NHS negligence – is it right to sue for compensation?
Most of us in the UK feel a particular sense of pride when it comes to the NHS. However, in those rare but regrettable circumstances where the standard of treatment falls below that which you are entitled to, it can raise an array of feelings. You may question whether to bring a legal claim or not, due to moral conflictions. This is a dilemma many of our clients have faced. The tug-of-war between what you are entitled to for your injuries and losses, but then a sense of guilt, even if unwarranted. The decision to pursue a compensation claim is yours and ultimately, there are several important factors to consider whilst making your decision.
Perhaps the most important thing is to consider the extent of injury, loss you’ve suffered, and what your current and future needs are because of the negligence. This principle is at the heart of a legal claim for compensation. Seeking compensation for negligence is not done to punish the NHS, it’s done to put the injured person back in the position they would have been in, had the negligence not happened.
Understanding the purpose of a legal claim may help to alleviate any concerns you have about pursuing one. NHS failures may leave you in a worse position than you would have otherwise been in. Bringing a claim can help improve the position, by providing money and access to fund private treatments, which would otherwise be difficult to have. For example, a claim can help you to access private rehabilitation and care, which is often vital to reach the best possible outcome after injury. Outside of bringing a claim for compensation, access to these resources can be difficult. This is often due to their cost, though may simply be as it is not clear what is available, or because all possible time is being spent meeting day to day needs.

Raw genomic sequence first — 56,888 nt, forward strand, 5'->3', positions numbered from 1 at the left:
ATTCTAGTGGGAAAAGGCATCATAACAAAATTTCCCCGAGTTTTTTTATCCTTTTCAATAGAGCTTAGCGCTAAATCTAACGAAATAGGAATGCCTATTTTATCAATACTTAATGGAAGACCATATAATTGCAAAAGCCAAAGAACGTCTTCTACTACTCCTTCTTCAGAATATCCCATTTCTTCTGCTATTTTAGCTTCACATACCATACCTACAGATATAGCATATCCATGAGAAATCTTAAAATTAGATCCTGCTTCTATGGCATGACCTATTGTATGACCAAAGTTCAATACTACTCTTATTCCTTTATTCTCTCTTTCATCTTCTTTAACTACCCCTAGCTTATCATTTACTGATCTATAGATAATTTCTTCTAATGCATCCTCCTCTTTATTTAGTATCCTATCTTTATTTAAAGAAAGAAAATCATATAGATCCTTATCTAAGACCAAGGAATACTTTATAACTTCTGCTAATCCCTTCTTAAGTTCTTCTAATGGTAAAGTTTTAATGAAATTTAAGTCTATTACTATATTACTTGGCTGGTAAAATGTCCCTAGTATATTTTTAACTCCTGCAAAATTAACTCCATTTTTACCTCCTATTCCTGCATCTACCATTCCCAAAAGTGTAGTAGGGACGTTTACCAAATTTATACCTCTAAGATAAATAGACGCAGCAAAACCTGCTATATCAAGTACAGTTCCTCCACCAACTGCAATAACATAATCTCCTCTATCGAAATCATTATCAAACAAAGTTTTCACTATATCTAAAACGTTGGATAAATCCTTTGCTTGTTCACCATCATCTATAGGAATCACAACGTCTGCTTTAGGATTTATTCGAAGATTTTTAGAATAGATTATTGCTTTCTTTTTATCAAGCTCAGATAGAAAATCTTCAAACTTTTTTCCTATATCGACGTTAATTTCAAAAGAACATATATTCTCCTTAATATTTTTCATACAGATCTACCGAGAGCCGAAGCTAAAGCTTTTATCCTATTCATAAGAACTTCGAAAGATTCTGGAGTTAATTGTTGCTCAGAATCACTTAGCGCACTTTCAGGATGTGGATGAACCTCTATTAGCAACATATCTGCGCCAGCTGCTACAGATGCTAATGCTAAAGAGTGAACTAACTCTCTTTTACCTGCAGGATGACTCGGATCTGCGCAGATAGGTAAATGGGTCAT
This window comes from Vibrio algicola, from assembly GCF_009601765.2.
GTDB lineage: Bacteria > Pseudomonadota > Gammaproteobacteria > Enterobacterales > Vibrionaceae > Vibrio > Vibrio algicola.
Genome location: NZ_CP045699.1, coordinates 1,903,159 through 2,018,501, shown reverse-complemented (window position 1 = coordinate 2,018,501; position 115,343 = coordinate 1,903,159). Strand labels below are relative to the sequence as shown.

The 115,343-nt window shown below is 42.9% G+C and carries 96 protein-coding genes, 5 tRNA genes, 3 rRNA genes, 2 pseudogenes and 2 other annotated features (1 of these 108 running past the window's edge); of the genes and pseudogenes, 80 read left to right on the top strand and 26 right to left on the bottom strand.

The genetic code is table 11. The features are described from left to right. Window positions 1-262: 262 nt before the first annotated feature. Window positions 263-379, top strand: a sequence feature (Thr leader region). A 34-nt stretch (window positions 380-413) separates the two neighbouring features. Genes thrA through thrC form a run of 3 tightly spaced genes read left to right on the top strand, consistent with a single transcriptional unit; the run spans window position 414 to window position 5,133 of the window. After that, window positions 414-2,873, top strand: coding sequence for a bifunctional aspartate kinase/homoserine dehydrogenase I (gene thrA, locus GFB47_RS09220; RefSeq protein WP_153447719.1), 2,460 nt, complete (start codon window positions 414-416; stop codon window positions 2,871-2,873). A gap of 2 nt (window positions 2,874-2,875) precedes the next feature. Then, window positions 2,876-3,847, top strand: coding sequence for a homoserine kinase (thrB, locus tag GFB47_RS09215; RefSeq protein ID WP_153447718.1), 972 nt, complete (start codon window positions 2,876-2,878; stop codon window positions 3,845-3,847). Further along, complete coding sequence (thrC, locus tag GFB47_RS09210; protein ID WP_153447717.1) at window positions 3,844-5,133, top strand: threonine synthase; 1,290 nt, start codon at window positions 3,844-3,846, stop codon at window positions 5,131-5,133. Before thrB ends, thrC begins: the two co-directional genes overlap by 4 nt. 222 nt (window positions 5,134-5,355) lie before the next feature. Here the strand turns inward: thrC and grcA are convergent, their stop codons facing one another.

Compensation will also help to account for other losses you’ve suffered because of the negligence, such as loss of earnings, the need for equipment, adaptations to your home and counselling. You’ll need to consider the impact that the negligence has had on you and your life, and whether compensation will be necessary to get things back on track. My colleague’s article explains more about the ways in which compensation can get you back on your feet.
Patients are entitled to receive a reasonable standard of care whilst being treated. Where this is not met, and negligence occurs, understanding what happened is key. It is not a blame game, but rather investigating what happened, why, and what can be done about it. Making a claim for negligence makes it clear that the substandard treatment has created a human cost, and will hopefully help standards of care be met in the future. Without highlighting failures, it is unlikely that practices will change or improve.
Many of our clients also find it reassuring to know that individual medical practitioners do not have to foot the bill and pay for compensation and legal costs out of their own pocket. They are protected, and any compensation that is paid comes out of an insurance pot that is saved specifically for these events.
There’s also the bigger picture of accountability. Investigating errors and holding those who have failed to act accordingly to account, is common practice across all industries, and an important way in ensuring these problems don’t happen again. If I or others were to make a mistake in our own roles, it would be expected that there would be an investigation and consequences, to maintain an appropriate standard. Medical workplaces should face the highest scrutiny, as the price paid for mistakes in their day to day operation could be lives. Whilst we all acknowledge the incredible work done by the NHS, we must resist any reluctance to bring claims. They only arise where harm has been caused, and someone requires help to get their life back on track. We must be wary to place the NHS on a pedestal, if this means that they then do not have the opportunity to make right what has gone wrong, and to learn how to improve.
Suffering an injury of any kind is difficult to deal with. However, when you’ve suffered a life-changing injury due to NHS negligence, this can add a whole other layer of complication. We understand the internal conflict you may feel in considering a legal claim for compensation. Our advice would be to consider your options and to speak to a specialist solicitor. If, after your conversation, you decide not to pursue a claim – this is entirely your choice. Our team of dedicated solicitors would be more than happy to have a free conversation with you, to talk through any questions you may have about the legal process.